It was a far cry from the experience he’d had 30 years earlier, when he obtained a mortgage for his existing residence.
“I had to start tracking all of my money — how I got it, what I’m doing with it — because the bank wanted to see everything,” he explained. “They wanted all documents for any deposits, including a personal loan from a relative. And they wanted it quickly.”
Problems at closing
In spite of all of the paperwork, Heath was told several weeks after applying that he didn’t qualify for a mortgage with his bank.
“And I said, ‘But I have this large portfolio of retirement funds and personal investments — what do you mean it doesn’t count?’” Heath said.
Eventually, he obtained an “exclusion” from the bank, which essentially stated, “You don’t meet the criteria, but our institution understands you have the resources to pay off your loan,” Heath said.
Fifteen minutes prior to closing, Heath received a text message from the bank to say the mortgage was approved, but it would take another day to pay out.
So, Heath had no choice but to leverage his HELOC — the backup line of credit he’d never intended to actually use — to buy the house.
Then, as the owner of two homes, Heath was forced back to the drawing board to reapply for a brand-new mortgage!
“[That] took a whole month out of my life — constantly finding paperwork, producing documents, driving back and forth, so it was extremely frustrating when I had to do it again,” he said. “But I finally got a fixed mortgage secured on January 27.”
Heath said that while there’s little he could have done differently, he wished he’d realized that getting a mortgage with little earned income would be difficult. His advice to others:
- Plan early. If you know you want to buy a house and need a mortgage, try to apply for one while you’re still working. Banks underwrite mortgages based on income, and when you are retired, you often have assets, not income. Get started early, if possible, and downsize before you retire to qualify for a traditional mortgage.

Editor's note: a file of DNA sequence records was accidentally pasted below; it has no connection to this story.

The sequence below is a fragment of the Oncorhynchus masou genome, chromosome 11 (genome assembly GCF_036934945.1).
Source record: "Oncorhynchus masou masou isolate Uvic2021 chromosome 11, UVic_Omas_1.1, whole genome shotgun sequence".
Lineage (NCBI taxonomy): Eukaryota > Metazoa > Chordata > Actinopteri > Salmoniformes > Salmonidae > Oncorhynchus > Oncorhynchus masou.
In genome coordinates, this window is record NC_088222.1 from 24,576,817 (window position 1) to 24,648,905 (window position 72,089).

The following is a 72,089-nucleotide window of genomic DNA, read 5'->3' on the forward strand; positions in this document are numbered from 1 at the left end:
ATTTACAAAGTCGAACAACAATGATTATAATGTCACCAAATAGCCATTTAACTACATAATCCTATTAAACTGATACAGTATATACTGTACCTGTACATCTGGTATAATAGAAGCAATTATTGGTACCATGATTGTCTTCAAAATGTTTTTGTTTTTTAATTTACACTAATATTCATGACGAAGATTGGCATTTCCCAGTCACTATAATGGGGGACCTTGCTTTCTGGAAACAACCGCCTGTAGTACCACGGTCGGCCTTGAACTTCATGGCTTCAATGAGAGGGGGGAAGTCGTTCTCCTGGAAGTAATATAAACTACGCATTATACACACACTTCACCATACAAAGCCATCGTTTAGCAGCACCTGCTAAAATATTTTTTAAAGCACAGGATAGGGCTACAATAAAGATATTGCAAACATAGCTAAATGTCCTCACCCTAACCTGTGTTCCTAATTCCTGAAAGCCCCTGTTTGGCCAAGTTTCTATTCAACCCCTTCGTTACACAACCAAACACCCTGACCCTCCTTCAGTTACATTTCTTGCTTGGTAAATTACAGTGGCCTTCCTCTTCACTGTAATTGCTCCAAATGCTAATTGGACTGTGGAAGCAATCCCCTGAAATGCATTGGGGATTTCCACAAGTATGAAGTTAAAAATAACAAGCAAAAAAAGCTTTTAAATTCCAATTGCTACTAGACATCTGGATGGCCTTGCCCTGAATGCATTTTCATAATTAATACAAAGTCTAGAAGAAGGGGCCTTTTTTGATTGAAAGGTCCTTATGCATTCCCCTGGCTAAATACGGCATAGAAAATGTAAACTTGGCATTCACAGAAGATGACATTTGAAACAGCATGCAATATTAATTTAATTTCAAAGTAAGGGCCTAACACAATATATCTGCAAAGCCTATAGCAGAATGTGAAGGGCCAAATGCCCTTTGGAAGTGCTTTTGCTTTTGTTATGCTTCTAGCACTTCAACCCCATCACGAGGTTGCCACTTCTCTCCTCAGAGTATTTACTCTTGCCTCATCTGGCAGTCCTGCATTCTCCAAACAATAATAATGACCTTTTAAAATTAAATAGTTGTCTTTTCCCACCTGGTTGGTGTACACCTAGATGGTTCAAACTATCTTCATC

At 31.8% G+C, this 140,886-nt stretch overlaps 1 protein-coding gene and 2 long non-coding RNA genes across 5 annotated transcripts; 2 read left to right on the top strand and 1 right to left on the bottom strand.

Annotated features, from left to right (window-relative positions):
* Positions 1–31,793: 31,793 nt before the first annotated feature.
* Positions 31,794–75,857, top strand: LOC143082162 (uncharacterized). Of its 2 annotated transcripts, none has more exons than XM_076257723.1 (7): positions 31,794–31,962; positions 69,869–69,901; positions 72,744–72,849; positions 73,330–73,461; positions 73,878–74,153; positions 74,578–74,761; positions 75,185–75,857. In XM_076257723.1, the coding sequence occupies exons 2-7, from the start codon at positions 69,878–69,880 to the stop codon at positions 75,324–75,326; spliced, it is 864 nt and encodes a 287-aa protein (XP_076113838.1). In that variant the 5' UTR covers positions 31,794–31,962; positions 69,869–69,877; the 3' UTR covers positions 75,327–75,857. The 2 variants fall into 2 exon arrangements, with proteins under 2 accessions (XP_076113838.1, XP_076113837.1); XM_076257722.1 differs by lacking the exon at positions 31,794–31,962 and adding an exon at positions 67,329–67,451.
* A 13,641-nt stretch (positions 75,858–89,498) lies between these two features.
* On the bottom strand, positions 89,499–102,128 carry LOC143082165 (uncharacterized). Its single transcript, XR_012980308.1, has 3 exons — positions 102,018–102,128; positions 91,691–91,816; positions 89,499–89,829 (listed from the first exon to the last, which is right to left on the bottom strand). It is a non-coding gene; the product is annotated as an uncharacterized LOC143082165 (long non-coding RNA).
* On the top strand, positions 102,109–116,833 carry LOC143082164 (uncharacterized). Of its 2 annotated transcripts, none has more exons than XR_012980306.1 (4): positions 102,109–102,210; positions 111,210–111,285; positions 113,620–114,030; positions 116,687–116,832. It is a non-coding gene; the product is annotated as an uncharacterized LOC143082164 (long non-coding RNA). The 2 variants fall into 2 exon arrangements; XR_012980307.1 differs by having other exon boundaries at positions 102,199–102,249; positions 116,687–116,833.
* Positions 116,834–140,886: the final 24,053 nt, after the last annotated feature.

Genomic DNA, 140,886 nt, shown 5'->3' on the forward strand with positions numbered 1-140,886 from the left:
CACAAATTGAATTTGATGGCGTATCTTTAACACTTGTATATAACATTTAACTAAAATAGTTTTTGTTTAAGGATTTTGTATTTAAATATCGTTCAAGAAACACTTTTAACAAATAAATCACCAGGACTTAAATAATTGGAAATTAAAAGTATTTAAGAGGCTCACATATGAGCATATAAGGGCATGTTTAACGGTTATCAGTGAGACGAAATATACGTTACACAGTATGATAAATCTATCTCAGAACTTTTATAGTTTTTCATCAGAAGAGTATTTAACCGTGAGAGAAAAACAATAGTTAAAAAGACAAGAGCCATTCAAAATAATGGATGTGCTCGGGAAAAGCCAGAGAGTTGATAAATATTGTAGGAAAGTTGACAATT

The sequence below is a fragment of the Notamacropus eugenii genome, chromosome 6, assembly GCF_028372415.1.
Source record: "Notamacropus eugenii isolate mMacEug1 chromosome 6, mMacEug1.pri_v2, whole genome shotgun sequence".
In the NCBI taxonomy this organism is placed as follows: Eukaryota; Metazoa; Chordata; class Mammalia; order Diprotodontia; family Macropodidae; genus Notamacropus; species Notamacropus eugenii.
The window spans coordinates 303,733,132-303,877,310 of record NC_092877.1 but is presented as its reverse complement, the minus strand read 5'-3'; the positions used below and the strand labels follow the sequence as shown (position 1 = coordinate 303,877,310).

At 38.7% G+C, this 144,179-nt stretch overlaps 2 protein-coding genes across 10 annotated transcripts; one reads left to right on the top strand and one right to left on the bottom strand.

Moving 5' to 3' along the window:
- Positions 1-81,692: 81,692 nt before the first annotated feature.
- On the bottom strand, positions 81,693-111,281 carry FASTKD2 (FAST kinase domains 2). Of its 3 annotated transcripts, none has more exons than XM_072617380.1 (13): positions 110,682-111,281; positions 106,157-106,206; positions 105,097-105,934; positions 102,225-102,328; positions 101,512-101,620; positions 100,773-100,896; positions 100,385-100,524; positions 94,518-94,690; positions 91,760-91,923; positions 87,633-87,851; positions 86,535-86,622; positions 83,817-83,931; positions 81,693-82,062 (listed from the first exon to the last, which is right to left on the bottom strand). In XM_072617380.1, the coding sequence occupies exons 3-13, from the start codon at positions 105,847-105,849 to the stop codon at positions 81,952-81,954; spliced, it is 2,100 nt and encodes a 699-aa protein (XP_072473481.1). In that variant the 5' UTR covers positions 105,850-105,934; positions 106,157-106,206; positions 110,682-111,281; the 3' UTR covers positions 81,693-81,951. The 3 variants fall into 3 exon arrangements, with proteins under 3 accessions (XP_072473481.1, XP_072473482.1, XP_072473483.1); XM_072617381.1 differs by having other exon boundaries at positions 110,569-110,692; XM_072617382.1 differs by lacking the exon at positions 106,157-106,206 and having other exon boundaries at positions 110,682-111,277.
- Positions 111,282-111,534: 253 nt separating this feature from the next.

- Be ready to track. Know that your lender may want you to account for any transaction that’s more than $1,000.
- Prepare your documents. If you secured a mortgage 20 or 30 years ago, you might not realize that you’ll need to be much more computer savvy. The lender may ask you to upload documents, for instance. “For me, that was challenging, so I ended up just driving back and forth with the documents,” Heath said.
- Ask for help. Try to communicate frequently with your loan officer if you need anything, such as help navigating a financial institution’s portal. “I have a great relationship with my loan officer, but the experience of learning to upload and use the portal was chaos,” Heath said.
- Consider a HELOC during your later working life. “It’s a very useful thing to have, and it costs about $50 a year,” Heath said. “And it could save you in a bind.”
© 2020 The Kiplinger Washington Editors, Inc. Distributed by Tribune Content Agency, LLC.